Is York at the centre of a radical new chapter in library services?
- Credit: Joan Russell
A new age of exploration for libraries in York
There was a time, not so long ago, when the only things you got from your local library were a book and a cold stare (because you’d inadvertently starting humming the TV theme tune while checking out the latest Paddington adventure).
In the years since, libraries have changed, and not always for the better. Yes, banks of computers have appeared, chat is not just tolerated but encouraged and families have been tempted in with fun events and activities, but political intervention and increasing financial pressure has also led to the closure of some services and the sword of Damocles hanging threateningly over others.
So, what’s the solution? How do we make libraries a viable, sustainable option for future generations?
York libraries believe they have the answer. All 15 have broken free from council control to become an industrial and providential society with charitable status – the first of its kind in the country – under the umbrella name of Explore.
This means it’s owned by its community members and staff, and managed by a chief executive and representative board. Anyone over the age of 16 can apply to be a member, giving them a vote at the AGM, the chance to stand for election if a board position becomes available, the opportunity to join an advisory group and access to an informative monthly newsletter.
They also get a café loyalty card which, according to chief executive Fiona Williams, is one of the main reasons people sign up.
- 1 Win a 2 night beach stay at The Beachcroft Hotel in Sussex
- 2 Win a picnic hamper from Booths
- 3 WIN a stay at Hornington Manor's new shepherd huts
- 4 20 of the best places to eat out in St Ives
- 5 WIN a holiday to the Isles of Scilly worth £1000
- 6 Win £500 of Gallox fashionwear
- 7 Blue Flag Beaches in Kent 2021
- 8 Win a luxury break at The Draycott Hotel in Chelsea
- 9 For sale: Yorkshire's dreamiest coastal view
- 10 Win a two-night stay for two at the Telegraph Hotel in Coventry
And it’s easy to see why. The bright, modern café at York Explore – formerly York central library in Library Square – is a vibrant hub offering fresh food and good coffee (both vital ingredients in virtually every contemporary business venture). While innovative ‘reading cafes’ in Rowntree Park (an absolute gem in a lofty eyrie that was once the park-keeper’s lodge), The Homestead in Clifton and at Sycamore House in Clarence Street are perfect for coffee, cake and contemplation (but mainly cake).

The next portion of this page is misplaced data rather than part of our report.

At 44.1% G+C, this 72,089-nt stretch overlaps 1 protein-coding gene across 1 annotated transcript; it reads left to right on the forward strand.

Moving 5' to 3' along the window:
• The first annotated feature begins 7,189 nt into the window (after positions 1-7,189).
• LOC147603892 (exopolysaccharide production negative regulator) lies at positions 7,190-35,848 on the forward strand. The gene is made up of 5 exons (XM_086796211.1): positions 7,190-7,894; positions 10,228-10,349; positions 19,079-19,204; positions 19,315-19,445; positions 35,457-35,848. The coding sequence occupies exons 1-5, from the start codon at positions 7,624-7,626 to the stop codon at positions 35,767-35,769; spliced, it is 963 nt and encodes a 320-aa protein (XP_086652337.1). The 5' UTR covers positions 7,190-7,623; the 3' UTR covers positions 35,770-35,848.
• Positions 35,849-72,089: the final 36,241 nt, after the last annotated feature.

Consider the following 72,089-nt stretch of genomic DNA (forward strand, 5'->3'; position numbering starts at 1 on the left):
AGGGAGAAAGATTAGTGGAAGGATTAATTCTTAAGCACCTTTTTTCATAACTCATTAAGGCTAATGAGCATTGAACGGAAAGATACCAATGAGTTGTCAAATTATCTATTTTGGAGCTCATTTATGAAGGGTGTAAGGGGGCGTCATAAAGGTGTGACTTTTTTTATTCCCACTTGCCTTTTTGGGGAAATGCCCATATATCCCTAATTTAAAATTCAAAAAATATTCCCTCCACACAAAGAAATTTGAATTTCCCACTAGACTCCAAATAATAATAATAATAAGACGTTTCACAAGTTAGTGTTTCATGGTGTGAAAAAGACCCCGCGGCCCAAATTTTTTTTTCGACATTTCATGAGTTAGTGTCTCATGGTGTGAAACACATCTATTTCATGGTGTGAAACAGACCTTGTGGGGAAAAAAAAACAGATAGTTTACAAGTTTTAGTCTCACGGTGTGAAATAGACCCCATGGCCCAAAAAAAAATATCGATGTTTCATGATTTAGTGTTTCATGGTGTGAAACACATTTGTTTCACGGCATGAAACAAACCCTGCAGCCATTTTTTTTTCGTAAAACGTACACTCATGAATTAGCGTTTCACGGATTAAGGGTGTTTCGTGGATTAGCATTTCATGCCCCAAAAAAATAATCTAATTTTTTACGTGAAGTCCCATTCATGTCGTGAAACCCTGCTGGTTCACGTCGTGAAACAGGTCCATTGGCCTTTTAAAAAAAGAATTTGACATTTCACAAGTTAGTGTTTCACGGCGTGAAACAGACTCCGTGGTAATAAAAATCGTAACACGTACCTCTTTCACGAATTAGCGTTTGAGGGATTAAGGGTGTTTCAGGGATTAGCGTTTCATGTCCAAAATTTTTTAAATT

They’re all part of the warm Explore welcome, aimed at enticing everyone in – even dedicated library-dodgers.
‘Some people can still be a little wary of libraries and worry about not knowing what to do, but everyone knows how to drink a cup of coffee,’ said Fiona.
But Explore is about much more than creating cafes. It’s about creating a sense of adventure, a sense of place and a sense of community togetherness.
‘Our vision is not about saving money or cutting corners,’ said Fiona. ‘We have created a very unusual model, but it fits all our criteria and is a great example of light-touch governance. Our libraries and archives are run for the greater community.’
York archives are a key part of the Explore offering alongside its 15 libraries, reading cafes and the mobile/home library service. The collection contains thousands of unique documents (the oldest dating from 1155), plans and photographs that span 800 years of the city’s fascinating history, together with more than 68,000 books, newspapers and maps detailing everyday life.
The archives, once tucked away at the art gallery and viewable by appointment only, are now housed on the upper floor of York Explore in a secure, climate-controlled environment, accessible to all and (thankfully) with the 150,000 former index cards now transferred online and available via a couple of keystrokes.
‘Our archives give people a real sense of place and help York residents understand where they come from,’ said Fiona. ‘It was something of a gentlemen’s club before. Most people didn’t know the archives existed, and those who did assumed they weren’t for them. We’ve now opened them up to everyone and the response has been phenomenal.’